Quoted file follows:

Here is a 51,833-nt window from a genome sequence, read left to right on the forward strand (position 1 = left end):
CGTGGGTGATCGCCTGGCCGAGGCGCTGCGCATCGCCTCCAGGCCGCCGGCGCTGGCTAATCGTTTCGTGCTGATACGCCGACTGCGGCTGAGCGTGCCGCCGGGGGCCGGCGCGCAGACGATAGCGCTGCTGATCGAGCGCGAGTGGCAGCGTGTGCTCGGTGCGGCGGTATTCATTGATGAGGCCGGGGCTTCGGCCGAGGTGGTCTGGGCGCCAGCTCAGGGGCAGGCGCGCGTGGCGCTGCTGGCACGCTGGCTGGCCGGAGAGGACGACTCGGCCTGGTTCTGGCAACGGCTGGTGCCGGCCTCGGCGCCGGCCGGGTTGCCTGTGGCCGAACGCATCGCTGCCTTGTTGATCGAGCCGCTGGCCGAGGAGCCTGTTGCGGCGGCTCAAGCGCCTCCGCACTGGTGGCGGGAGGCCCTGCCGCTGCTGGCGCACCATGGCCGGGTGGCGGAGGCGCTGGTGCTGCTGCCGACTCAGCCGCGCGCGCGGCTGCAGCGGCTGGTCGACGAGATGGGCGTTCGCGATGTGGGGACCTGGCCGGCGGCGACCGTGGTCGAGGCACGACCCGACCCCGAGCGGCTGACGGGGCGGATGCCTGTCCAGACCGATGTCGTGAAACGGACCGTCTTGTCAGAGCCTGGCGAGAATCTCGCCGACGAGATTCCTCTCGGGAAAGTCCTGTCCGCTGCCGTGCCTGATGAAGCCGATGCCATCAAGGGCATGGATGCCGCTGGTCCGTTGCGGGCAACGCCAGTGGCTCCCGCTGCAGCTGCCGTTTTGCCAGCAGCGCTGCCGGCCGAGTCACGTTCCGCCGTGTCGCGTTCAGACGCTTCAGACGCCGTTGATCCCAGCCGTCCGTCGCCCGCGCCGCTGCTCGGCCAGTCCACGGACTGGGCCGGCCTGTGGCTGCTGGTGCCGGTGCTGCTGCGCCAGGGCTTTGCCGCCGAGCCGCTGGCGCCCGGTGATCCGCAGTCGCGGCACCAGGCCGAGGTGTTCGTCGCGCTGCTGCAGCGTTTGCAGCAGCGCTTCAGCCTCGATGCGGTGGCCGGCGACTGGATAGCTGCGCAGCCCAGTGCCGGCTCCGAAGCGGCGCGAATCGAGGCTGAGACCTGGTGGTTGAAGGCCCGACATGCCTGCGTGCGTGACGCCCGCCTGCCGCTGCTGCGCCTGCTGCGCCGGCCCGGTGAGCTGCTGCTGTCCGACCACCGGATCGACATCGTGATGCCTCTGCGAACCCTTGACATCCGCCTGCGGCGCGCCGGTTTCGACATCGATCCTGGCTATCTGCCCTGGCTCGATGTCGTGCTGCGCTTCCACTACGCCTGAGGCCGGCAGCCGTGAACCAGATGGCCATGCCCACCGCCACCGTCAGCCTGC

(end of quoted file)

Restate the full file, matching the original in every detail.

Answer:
Here is a 51,833-nt window from a genome sequence, read left to right on the forward strand (position 1 = left end):
CGTGGGTGATCGCCTGGCCGAGGCGCTGCGCATCGCCTCCAGGCCGCCGGCGCTGGCTAATCGTTTCGTGCTGATACGCCGACTGCGGCTGAGCGTGCCGCCGGGGGCCGGCGCGCAGACGATAGCGCTGCTGATCGAGCGCGAGTGGCAGCGTGTGCTCGGTGCGGCGGTATTCATTGATGAGGCCGGGGCTTCGGCCGAGGTGGTCTGGGCGCCAGCTCAGGGGCAGGCGCGCGTGGCGCTGCTGGCACGCTGGCTGGCCGGAGAGGACGACTCGGCCTGGTTCTGGCAACGGCTGGTGCCGGCCTCGGCGCCGGCCGGGTTGCCTGTGGCCGAACGCATCGCTGCCTTGTTGATCGAGCCGCTGGCCGAGGAGCCTGTTGCGGCGGCTCAAGCGCCTCCGCACTGGTGGCGGGAGGCCCTGCCGCTGCTGGCGCACCATGGCCGGGTGGCGGAGGCGCTGGTGCTGCTGCCGACTCAGCCGCGCGCGCGGCTGCAGCGGCTGGTCGACGAGATGGGCGTTCGCGATGTGGGGACCTGGCCGGCGGCGACCGTGGTCGAGGCACGACCCGACCCCGAGCGGCTGACGGGGCGGATGCCTGTCCAGACCGATGTCGTGAAACGGACCGTCTTGTCAGAGCCTGGCGAGAATCTCGCCGACGAGATTCCTCTCGGGAAAGTCCTGTCCGCTGCCGTGCCTGATGAAGCCGATGCCATCAAGGGCATGGATGCCGCTGGTCCGTTGCGGGCAACGCCAGTGGCTCCCGCTGCAGCTGCCGTTTTGCCAGCAGCGCTGCCGGCCGAGTCACGTTCCGCCGTGTCGCGTTCAGACGCTTCAGACGCCGTTGATCCCAGCCGTCCGTCGCCCGCGCCGCTGCTCGGCCAGTCCACGGACTGGGCCGGCCTGTGGCTGCTGGTGCCGGTGCTGCTGCGCCAGGGCTTTGCCGCCGAGCCGCTGGCGCCCGGTGATCCGCAGTCGCGGCACCAGGCCGAGGTGTTCGTCGCGCTGCTGCAGCGTTTGCAGCAGCGCTTCAGCCTCGATGCGGTGGCCGGCGACTGGATAGCTGCGCAGCCCAGTGCCGGCTCCGAAGCGGCGCGAATCGAGGCTGAGACCTGGTGGTTGAAGGCCCGACATGCCTGCGTGCGTGACGCCCGCCTGCCGCTGCTGCGCCTGCTGCGCCGGCCCGGTGAGCTGCTGCTGTCCGACCACCGGATCGACATCGTGATGCCTCTGCGAACCCTTGACATCCGCCTGCGGCGCGCCGGTTTCGACATCGATCCTGGCTATCTGCCCTGGCTCGATGTCGTGCTGCGCTTCCACTACGCCTGAGGCCGGCAGCCGTGAACCAGATGGCCATGCCCACCGCCACCGTCAGCCTGC